Fox News reports that Cardinal Dolan, in an interview with David Gregory of Meet the Press, claims that the Church was “outmarketed” on the issue of gay marriage. From the report:
Asked why the church is losing the argument on gay marriage, Dolan responded, “Well, I think maybe we’ve been outmarketed sometimes. We’ve been caricatured as being anti-gay.”
He said the church supports “traditional marriage and is not “anti-anybody,” adding, “When you have forces like Hollywood, when you have forces like politicians, when you have forces like some opinion-molders that are behind it, it’s a tough battle.”
Without knowing it, Cardinal Dolan has identified the core of the problem. Our leadership, with few exceptions, have adopted the superficiality of branding and marketing as a cheap substitute for the grittiness and tenacity of evangelization. Worse still, while we have abandoned evangelization and hewing to the hard line of the Gospel, it is the other side who have been engaged in the grit and tenacity of evangelization.
That’s right. The other side has been engaged in three decades of evangelization, while the majority of our priests and bishops have endeavored to be “non confrontational” and “nonjudgemental”.
The results speak for themselves.
While the Church has been entirely kicked out of the public schools, with students being disciplined for wearing shirts bearing the word, “Christmas”, the other side has succeeded in getting complete acceptance in schools with gay/straight alliances, comprehensive sex education, and now state laws permitting transexual and transgender students permission to use whatever bathrooms they please.
That’s not marketing. That’s evangelization.
Our leaders have stood by, largely mute, while we have been kicked out of the public square by a vocal minority who have moved in to occupy the ground formerly held by the Church. That all begs the question as to how such a coup could have happened.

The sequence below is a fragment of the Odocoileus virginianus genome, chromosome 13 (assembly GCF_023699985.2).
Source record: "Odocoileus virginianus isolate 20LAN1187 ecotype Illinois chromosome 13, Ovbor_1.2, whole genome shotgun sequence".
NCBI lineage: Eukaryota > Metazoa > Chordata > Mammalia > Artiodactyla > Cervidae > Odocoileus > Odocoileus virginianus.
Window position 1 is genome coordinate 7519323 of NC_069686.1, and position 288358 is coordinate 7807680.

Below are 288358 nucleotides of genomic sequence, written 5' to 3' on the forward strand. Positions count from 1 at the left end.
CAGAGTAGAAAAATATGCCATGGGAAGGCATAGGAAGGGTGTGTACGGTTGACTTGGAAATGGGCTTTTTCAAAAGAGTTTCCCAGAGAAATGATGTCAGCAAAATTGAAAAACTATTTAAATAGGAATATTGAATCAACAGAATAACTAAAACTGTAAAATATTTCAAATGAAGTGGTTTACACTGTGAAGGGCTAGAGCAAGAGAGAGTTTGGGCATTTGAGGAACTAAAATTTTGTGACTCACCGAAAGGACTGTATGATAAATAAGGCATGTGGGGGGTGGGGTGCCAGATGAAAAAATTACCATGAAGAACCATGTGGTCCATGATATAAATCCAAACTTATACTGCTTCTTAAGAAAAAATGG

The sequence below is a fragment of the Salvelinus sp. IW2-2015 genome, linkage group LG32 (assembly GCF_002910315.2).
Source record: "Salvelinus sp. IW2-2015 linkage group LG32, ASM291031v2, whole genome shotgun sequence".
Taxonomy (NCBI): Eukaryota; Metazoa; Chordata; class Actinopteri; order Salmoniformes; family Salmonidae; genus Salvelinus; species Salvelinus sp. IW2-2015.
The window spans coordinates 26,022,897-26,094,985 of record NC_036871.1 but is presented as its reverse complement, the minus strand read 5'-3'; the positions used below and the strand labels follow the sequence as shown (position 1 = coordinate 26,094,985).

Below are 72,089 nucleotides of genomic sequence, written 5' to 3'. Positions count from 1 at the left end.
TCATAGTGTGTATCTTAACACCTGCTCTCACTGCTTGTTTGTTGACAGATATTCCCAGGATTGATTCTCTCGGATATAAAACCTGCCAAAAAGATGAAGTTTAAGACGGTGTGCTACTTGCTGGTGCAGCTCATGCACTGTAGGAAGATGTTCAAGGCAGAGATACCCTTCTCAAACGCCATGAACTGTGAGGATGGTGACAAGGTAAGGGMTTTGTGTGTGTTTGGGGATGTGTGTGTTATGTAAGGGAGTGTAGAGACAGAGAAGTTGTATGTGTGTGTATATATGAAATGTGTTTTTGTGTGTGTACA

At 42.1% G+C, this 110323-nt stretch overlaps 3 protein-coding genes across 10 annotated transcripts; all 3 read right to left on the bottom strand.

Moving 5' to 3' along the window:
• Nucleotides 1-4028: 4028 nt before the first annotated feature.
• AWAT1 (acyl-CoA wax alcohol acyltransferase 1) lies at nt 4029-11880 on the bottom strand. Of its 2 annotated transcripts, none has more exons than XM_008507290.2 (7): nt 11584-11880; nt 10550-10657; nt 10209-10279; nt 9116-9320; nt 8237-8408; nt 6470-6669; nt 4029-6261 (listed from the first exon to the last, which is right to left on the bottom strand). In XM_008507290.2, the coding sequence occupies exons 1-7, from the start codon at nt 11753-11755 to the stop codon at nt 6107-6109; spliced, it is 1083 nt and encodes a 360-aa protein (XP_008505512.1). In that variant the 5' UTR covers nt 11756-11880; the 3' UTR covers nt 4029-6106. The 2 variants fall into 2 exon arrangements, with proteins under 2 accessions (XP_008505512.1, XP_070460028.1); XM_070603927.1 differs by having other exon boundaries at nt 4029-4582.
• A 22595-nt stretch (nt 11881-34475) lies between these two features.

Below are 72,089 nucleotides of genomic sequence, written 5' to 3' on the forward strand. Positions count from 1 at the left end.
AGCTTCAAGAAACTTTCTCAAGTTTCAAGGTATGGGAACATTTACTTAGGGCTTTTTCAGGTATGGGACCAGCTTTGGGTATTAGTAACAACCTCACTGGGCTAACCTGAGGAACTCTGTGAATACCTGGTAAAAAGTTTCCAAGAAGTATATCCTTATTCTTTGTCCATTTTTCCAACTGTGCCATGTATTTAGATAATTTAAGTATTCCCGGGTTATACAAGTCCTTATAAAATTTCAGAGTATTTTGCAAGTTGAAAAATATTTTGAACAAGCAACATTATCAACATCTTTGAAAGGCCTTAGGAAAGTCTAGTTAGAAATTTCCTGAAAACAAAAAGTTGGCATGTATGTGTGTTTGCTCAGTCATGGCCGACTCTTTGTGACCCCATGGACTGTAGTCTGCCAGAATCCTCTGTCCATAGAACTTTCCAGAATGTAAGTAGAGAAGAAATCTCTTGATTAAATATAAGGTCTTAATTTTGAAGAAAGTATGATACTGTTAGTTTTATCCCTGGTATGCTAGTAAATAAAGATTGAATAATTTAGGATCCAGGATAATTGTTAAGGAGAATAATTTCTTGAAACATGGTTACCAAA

In truth, more than 85% of married Catholics ignore the Magisterium when it comes to the right use of sex in marriage and the use of contraception.
To say that those numbers are the result of marketing is to suggest that the Gospel has roots shallower than grass. And on that matter, Pope Francis has spoken loud and clear.
Many priests reacted with scorn to the challenge by Francis that they and their bishops get out of the rectory and go out among the people in a bold new way. Francis sees clearly that the Church is dwindling in influence because the people don’t know who they are. They have lost sight of their great dignity while so very many of our clergy refuse to engage the culture for fear of alienating people or seeming judgmental. That timidity is often defended as the cardinal virtue of Prudence.
It’s cowardice, pure and simple.
One of the four cardinal virtues… A fuller description and one more serviceable is this: an intellectual habit enabling us to see in any given juncture of human affairs what is virtuous and what is not, and how to come at the one and avoid the other. It is to be observed that prudence, whilst possessing in some sort an empire over all the moral virtues, itself aims to perfect not the will but the intellect in its practical decisions. Its function is to point out which course of action is to be taken in any round of concrete circumstances. It indicates which, here and now, is the golden mean wherein the essence of all virtue lies. It has nothing to do with directly willing the good it discerns. That is done by the particular moral virtue within whose province it falls. Prudence, therefore, has a directive capacity with regard to the other virtues. It lights the way and measures the arena for their exercise. The insight it confers makes one distinguish successfully between their mere semblance and their reality. It must preside over the eliciting of all acts proper to any one of them at least if they be taken in their formal sense. Thus, without prudence bravery becomes foolhardiness; mercy sinks into weakness, and temperance into fanaticism.
No mention in there of marketing. In fact, when gay marriage passed in New York State, Cardinal Dolan was quoted in the NY Daily News as saying: